How To Replace Brake Pads – From an ASE-Certified Mechanic
If you’re anything like me you love taking on a project, there’s nothing more gratifying than tackling a problem and fixing it. Doing your own brake repair is no different. That’s why we wrote this brake pad replacement guide. Brakes have evolved over the years, overall the design is the same with some added technology such as electronic parking brakes and brake pad wear sensors. It’s always best to start with your manufactures repair procedures, a quick google search should turn up some results.
- Jack stands
- Wheel Chalk
- Brake cleaner
- Brake grease
- Caliper pin grease
- Set of wrenches/ratchet with sockets
- Small pry bar or flathead screwdriver
- 4-way lug wrench/breaker bar and lug socket
- Torque wrench
- c-clamp/caliper piston tool
Choosing a set of replacement brake pads can be confusing there are many different brands with many different marketing messages. We have other blogs that go into depth on the different types of brake pads and the reasons they are used check out our blog on semi-metallic vs ceramic brake pads for more info. In short ceramic brake pads offer a quiet cleaner braking experience but give up a bit of stopping power. Semi-metallic brake pads offer a more aggressive stop and are generally used for larger trucks/SUVs/performance vehicles.
- Safety first – make sure your vehicle is on a flat surface.
- If you’re working on the front brakes engage the parking brake and place the wheel chalk behind the rear wheel. I you’re working on the rear brakes leave the parking brake disengaged and place the wheel chalk in front of the front wheel.
- Look for the proper jack point under your vehicle if it is a full-frame (truck/SUV) you can safely place the jack under the frame. If you have a unibody (coupes/sedans) you’ll need to look for the pinch weld located below the rocker panel. European models such as Mercedes and BMW have a small black platform located behind the rocker panel to use as a jack point.
4. Once the vehicle is up in the air you’ll want to look for a safe place to put the jack stand typically next to the jack on the frame or pinch weld.
5. When you have the vehicle safely up in the air go ahead and take the wheel off ( pro-tip sometimes it’s easier to break the lug nuts loose before jacking the vehicle up so the wheels don’t spin around on you )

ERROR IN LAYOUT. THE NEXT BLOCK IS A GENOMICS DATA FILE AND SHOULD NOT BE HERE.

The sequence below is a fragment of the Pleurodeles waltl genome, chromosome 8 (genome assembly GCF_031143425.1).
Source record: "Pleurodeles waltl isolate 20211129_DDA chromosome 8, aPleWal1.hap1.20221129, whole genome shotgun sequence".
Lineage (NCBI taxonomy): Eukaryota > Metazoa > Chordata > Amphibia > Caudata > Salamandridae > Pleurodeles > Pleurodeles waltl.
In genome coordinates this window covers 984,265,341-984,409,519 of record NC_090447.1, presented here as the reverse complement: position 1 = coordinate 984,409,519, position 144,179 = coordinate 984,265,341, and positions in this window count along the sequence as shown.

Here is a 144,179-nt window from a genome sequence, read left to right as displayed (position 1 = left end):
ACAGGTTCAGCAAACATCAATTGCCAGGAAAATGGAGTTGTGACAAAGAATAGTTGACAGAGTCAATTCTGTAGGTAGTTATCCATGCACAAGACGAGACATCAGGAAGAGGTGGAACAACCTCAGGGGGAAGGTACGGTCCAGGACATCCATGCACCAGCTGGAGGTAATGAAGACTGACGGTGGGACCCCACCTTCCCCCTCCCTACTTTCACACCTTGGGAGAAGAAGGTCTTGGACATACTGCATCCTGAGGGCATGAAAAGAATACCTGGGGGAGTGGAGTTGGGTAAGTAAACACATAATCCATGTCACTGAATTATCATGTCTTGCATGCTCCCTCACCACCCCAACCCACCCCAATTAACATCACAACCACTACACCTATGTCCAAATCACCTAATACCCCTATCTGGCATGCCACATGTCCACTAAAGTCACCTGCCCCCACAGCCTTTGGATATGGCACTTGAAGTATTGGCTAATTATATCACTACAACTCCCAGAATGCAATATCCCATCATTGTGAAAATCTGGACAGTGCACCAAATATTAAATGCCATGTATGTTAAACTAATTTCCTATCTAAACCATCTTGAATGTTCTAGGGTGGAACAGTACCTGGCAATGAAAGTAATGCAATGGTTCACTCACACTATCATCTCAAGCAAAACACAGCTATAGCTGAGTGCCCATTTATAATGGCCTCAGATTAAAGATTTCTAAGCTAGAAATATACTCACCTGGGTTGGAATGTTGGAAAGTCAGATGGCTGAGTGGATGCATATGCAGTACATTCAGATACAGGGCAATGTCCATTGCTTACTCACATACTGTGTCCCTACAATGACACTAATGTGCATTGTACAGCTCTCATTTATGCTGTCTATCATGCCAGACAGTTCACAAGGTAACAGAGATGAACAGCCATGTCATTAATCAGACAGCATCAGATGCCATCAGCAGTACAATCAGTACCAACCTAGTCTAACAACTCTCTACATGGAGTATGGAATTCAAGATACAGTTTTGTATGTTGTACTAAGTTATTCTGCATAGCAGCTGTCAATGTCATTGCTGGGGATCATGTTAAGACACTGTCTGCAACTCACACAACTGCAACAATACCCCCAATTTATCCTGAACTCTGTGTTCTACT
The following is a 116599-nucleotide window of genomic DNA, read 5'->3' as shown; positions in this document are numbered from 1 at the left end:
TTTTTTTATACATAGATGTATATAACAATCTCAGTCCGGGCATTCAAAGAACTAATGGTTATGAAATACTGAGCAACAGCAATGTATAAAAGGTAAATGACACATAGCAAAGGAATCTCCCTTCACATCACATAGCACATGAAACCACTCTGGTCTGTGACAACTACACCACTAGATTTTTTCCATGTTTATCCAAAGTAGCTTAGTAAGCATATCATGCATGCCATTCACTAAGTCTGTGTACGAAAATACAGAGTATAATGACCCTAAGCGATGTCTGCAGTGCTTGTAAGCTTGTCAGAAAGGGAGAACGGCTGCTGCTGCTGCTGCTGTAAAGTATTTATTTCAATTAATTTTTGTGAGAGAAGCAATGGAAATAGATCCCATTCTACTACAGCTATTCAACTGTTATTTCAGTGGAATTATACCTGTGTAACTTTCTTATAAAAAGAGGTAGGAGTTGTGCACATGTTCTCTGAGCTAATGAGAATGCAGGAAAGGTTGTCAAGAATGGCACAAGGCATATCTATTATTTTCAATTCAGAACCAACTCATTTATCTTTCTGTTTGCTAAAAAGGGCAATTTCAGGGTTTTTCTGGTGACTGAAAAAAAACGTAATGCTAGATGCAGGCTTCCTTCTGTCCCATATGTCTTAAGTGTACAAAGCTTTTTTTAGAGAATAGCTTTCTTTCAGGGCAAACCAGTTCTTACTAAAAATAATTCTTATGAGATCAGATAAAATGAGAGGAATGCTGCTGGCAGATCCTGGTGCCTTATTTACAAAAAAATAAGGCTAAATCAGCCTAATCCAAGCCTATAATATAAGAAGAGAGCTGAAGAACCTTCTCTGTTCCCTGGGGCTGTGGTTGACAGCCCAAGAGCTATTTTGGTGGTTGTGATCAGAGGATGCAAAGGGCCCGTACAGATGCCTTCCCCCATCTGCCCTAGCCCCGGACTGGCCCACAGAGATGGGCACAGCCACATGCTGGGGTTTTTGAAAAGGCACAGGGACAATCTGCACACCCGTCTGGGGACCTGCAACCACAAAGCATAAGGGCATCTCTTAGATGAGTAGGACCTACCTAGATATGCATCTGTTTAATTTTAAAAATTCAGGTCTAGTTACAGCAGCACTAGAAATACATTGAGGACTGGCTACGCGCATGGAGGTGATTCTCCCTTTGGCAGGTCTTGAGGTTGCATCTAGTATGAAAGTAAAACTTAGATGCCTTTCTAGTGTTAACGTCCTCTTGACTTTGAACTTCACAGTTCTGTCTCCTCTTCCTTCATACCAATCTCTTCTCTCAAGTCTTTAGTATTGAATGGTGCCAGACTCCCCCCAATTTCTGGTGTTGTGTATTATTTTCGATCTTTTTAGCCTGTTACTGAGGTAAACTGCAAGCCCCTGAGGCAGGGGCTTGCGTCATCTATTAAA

6. Look for the two caliper bolts typically 12mm-14mm located on the back of the brake caliper and remove them. Once removed pull or pry the caliper off of the brake pads (some models have clip-in style brake pads and the brake pads will come off with the caliper.
7. Remove old brake pads and hardware. Once removed look for rust or grime built up and use a wire brush or file to clean off the caliper bracket. Replace brake hardware and place your brake pad replacements in.
8. Inspect the caliper piston for damage or any signs of leaking around the rubber boot. If no damage is present compress the caliper piston into the factory position by using a C-clamp/Brake caliper tool.
9. Pull the slide pins out of the caliper bracket and grease them using the caliper pin grease. IMPORTANT STEP!!
10. Using the brake grease put a small amount on the brake pad where ever the caliper contacts the pad. Place the caliper over the brake pads and tighten the caliper bolts with your torque wrench (look for factory torque specs online)
11. Pro-Tip before placing the wheel back on spin the rotor/hub around to listen for any part of the brake hardware hitting the rotor. Trust me you do not want to get the brake replacement all done and hear that annoying screeching sound 🙂
12. Put the wheel back on lower the vehicle down remove wheel chalks and tighten your lug nuts to factory torque specs.
13. Hop in the car crank that bad boy on and pump up the brakes make sure you have a firm pedal before taking a test drive.
14. Crack open a cold beer (not while driving) and pat yourself on the back (not while driving) for a job well done!
Now you can call all your buddies and let them know you can replace their brakes for them 🙂
As always 2’u’Brakes mobile brake repair is here for all of your brake replacement needs. We hope you enjoyed our guide on brake pad replacement.